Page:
Colorado mourns the loss of Tom Robinson, longtime Associate Commissioner of the Colorado High School Activities Association, co-founder of Cleo Parker Robinson Dance and husband of its namesake director, Cleo Parker Robinson. Robinson died early Monday morning after a battle with several health issues, including colon cancer, according to a rep for Cleo Parker Robinson Dance. He was 76 years old.
Robinson was an influential and beloved high school sports figure in Colorado. In 2001, he became the first black administrator of CHSAA, the governing organization for all high school operations in the state. He was widely respected throughout his 20 years there for his passion, dedication and integrity. He was also president of the National Association of Sports Officials and he worked as a replay coordinator for the Big-12 conference. Robinson announced in December that he would be retiring from CHSAA at the end of the 2021-2022 school year.
“Beyond the impact Tom has had in this association, our state and nationally over his 30+ year career as a coach, teacher, administrator, white hat umpire, Hall of Famer, Big 12 proofreading expert, husband, father and grandfather, we are all better people for having had Tom in our lives,” CHSAA Commissioner Rhonda Blanford-Green said in A declaration Monday.
“Even from the outside, Tom was definitely someone to aspire to,” Rashaan Davis, CHSAA’s first-ever assistant commissioner overseeing operations, said in the CHSAA statement. “He always seemed cool and calm and composed, which is what I needed. So being a staff member now and understanding that Tom laid the groundwork for me to be a black man working at CHSAA and to be an educator stepping into this role, being patient and acknowledging all voices at this level is very powerful, I don’t think anyone has done it better.
“It’s like standing on the shoulders of a giant and I hope the work we all do continues its legacy,” Davis wrote.
This May would have marked Robinson’s 52nd wedding anniversary to Cleo Parker Robinson.
The couple founded Cleo Parker Robinson Dance the year they married. Together they created a beloved cultural institution in Denver and a dance company widely respected around the world. Robinson was one of Cleo’s biggest supporters and a key figure in the CPRD, where he served on the board and worked as the company’s business manager for many years. He was instrumental in the company’s work to secure the company’s permanent headquarters in the historic Shorter AME building at Five Points.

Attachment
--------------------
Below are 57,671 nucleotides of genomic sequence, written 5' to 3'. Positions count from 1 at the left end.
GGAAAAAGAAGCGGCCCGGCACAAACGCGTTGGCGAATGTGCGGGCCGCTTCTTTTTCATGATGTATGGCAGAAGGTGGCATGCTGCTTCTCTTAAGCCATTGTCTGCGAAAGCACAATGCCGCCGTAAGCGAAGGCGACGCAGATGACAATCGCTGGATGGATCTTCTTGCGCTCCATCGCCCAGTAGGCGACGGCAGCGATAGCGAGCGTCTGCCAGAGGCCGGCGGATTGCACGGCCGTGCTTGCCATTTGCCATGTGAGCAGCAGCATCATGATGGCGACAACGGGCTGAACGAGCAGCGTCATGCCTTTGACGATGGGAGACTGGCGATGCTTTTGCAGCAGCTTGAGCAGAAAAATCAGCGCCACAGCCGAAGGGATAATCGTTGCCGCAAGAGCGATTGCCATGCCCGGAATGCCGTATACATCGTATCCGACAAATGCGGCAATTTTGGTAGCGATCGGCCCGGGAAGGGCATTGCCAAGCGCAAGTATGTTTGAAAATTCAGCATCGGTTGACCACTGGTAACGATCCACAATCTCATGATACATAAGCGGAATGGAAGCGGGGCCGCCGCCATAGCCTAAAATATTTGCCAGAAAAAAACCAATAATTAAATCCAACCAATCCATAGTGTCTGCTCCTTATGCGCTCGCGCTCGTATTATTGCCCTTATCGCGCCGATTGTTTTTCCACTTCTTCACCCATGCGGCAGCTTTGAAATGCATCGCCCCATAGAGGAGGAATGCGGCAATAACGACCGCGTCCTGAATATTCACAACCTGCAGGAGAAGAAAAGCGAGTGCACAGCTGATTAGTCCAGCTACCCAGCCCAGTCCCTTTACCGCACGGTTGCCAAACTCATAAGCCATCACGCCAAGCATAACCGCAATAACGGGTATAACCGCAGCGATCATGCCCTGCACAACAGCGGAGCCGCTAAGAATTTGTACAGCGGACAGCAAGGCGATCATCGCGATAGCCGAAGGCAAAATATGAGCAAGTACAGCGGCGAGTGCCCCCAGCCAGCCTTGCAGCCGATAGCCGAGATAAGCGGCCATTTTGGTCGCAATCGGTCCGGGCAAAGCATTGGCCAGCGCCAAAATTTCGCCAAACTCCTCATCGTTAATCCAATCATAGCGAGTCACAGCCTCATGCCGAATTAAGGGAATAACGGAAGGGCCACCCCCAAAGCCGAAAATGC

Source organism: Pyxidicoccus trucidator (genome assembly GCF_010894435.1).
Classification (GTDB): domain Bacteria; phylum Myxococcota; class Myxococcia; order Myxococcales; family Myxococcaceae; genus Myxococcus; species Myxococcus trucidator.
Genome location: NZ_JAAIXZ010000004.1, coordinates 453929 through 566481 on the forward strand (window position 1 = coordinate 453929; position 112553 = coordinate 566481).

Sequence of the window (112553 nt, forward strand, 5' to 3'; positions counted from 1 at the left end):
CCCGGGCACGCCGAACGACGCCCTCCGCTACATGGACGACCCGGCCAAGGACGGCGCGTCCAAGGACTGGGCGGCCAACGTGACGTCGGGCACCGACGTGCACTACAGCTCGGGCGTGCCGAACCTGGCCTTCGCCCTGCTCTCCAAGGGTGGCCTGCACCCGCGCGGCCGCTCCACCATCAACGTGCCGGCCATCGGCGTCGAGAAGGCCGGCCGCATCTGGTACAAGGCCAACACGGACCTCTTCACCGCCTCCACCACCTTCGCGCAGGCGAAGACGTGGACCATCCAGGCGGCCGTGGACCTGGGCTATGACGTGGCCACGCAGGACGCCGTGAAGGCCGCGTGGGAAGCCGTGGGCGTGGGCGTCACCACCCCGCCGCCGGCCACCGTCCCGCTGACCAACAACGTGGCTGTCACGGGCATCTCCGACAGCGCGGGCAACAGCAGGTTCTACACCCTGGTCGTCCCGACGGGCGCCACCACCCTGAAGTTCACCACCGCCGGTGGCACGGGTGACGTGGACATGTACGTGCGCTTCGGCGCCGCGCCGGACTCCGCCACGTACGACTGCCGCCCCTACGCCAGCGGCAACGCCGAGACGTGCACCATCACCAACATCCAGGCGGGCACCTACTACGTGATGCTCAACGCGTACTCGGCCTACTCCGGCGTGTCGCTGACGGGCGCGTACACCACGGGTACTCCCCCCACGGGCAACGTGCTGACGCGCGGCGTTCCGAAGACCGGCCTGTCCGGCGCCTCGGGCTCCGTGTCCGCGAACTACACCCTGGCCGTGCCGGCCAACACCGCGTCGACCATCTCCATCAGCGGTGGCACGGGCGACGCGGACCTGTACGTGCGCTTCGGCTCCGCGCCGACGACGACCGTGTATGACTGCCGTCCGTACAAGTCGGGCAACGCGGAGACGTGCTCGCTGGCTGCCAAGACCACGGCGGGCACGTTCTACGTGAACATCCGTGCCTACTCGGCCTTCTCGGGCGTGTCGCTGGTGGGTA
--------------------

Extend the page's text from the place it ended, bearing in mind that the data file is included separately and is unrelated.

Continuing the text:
“Tom has been the love of my life for over 60 years. The journey he and I have shared for over 50 years was meant to be,” Cleo Parker Robinson wrote in a statement. each other in all things, to our family, to our dreams and to our community. We have always known that the other was at hand in absolute love. I will carry his light in my heart forever.
Robinson was a graduate of Regis Jesuit High School in Aurora.
In 1969, he graduated from Colorado State University, where he competed in football, basketball, and track and field and earned the nickname “The Bomb” for his skills on the football field. He returned to Regis Jesuit as a teacher in 1969, where he taught mathematics and coached several sports. He notably worked as Regis’ head basketball coach from 1983 to 1993. While there, he also served as the school’s first diversity director in the late 1990s, creating a program to support students from all walks of life which is still ongoing today.
“We were extremely saddened to learn of Tom Robinson’s passing. Our community had been praying for him recently after learning of his health issues,” a Regis Jesuit representative said. “Tom’s gentle and kind manner is the embodiment of the Ignatian principle of personalized cura – caring for the individual – and his legacy will live on in our community as we continue to see him as a model of what it means to be a Jesuit educator.
Current Regis Assistant Director for Mission, Ministry and Diversity, Saj Kabadi, remembers Robinson as a mentor.
“Tom Robinson is quite simply one of the finest human beings I have ever known,” Kabadi said. “No one has had a greater influence on me in Catholic and Jesuit education than Tom. He always proceeded with extraordinary grace, class and integrity. He had a wonderful infectious laugh and an immense love for his family.
After 31 years working at Regis Jesuit, Robinson became Deputy Commissioner of CHSAA in 2001. Throughout his career, he also commanded high school and college football, winning numerous awards and accolades, including the Lloyd’s Prize. Colorado High School Gaskill 2020. Coaches Association, the Mountain West Conference’s Outstanding Service Award and the John Adams Officiating Award, sponsored by CHSAA, Mountain West and Western Athletic Conferences. In 2008, he was named an Outstanding Official of the National Football Foundation Hall of Fame.
Robinson is remembered for his commitment to helping others grow, succeed and achieve excellence.
In addition to his responsibilities for overseeing the golf program and CHSAA officials, Robinson helped develop a sportsmanship program encouraging fans to “cheer your time, not against your opponents.”
“Tom has been an inspiration in so many ways,” CHSAA Assistant Commissioner Bethany Brookens said in a statement. “He taught me how to play golf, he and Cleo taught us all how to have a wonderful and successful marriage, he taught me the formal mechanics of basketball and he gave me loyal friendship and respect. for all. Incredible, ethical and good man and mentor; I already miss Tom a lot.
Robinson is survived by his wife and their son Malik Robinson, Executive Director of CPRD. In lieu of flowers, Robinson’s family is requesting that donations be made to Cleo Parker Robinson Dance. Information about a memorial celebration is forthcoming.
This is a developing story. We’ll update it when we know more.